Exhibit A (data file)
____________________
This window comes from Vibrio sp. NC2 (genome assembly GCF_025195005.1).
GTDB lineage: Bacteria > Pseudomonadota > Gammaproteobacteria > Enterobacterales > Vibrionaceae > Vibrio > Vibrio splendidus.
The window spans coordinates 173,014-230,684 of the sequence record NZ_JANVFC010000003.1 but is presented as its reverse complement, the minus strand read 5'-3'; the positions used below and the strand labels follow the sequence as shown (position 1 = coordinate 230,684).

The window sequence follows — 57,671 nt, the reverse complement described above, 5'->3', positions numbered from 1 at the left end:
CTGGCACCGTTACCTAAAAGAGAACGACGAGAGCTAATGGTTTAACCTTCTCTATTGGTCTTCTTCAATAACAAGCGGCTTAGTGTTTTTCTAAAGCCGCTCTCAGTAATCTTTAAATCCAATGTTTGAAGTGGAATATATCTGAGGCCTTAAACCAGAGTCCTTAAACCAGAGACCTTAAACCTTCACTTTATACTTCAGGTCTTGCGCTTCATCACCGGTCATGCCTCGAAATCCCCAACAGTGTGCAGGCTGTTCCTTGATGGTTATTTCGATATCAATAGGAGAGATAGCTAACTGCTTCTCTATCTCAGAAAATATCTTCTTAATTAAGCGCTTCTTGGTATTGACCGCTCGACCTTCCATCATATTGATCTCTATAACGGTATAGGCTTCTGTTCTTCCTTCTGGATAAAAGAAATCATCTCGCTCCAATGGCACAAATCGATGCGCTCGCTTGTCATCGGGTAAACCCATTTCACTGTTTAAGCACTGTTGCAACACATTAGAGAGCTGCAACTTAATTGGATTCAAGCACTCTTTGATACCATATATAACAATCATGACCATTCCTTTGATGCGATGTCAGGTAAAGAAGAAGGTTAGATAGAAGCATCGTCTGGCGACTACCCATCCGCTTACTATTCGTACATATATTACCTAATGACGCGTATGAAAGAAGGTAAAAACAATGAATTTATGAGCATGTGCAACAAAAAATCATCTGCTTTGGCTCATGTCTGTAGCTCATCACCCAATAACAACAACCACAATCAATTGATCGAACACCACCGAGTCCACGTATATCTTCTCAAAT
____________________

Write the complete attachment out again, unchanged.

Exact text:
This window comes from Vibrio sp. NC2 (genome assembly GCF_025195005.1).
GTDB lineage: Bacteria > Pseudomonadota > Gammaproteobacteria > Enterobacterales > Vibrionaceae > Vibrio > Vibrio splendidus.
The window spans coordinates 173,014-230,684 of the sequence record NZ_JANVFC010000003.1 but is presented as its reverse complement, the minus strand read 5'-3'; the positions used below and the strand labels follow the sequence as shown (position 1 = coordinate 230,684).

The window sequence follows — 57,671 nt, the reverse complement described above, 5'->3', positions numbered from 1 at the left end:
CTGGCACCGTTACCTAAAAGAGAACGACGAGAGCTAATGGTTTAACCTTCTCTATTGGTCTTCTTCAATAACAAGCGGCTTAGTGTTTTTCTAAAGCCGCTCTCAGTAATCTTTAAATCCAATGTTTGAAGTGGAATATATCTGAGGCCTTAAACCAGAGTCCTTAAACCAGAGACCTTAAACCTTCACTTTATACTTCAGGTCTTGCGCTTCATCACCGGTCATGCCTCGAAATCCCCAACAGTGTGCAGGCTGTTCCTTGATGGTTATTTCGATATCAATAGGAGAGATAGCTAACTGCTTCTCTATCTCAGAAAATATCTTCTTAATTAAGCGCTTCTTGGTATTGACCGCTCGACCTTCCATCATATTGATCTCTATAACGGTATAGGCTTCTGTTCTTCCTTCTGGATAAAAGAAATCATCTCGCTCCAATGGCACAAATCGATGCGCTCGCTTGTCATCGGGTAAACCCATTTCACTGTTTAAGCACTGTTGCAACACATTAGAGAGCTGCAACTTAATTGGATTCAAGCACTCTTTGATACCATATATAACAATCATGACCATTCCTTTGATGCGATGTCAGGTAAAGAAGAAGGTTAGATAGAAGCATCGTCTGGCGACTACCCATCCGCTTACTATTCGTACATATATTACCTAATGACGCGTATGAAAGAAGGTAAAAACAATGAATTTATGAGCATGTGCAACAAAAAATCATCTGCTTTGGCTCATGTCTGTAGCTCATCACCCAATAACAACAACCACAATCAATTGATCGAACACCACCGAGTCCACGTATATCTTCTCAAAT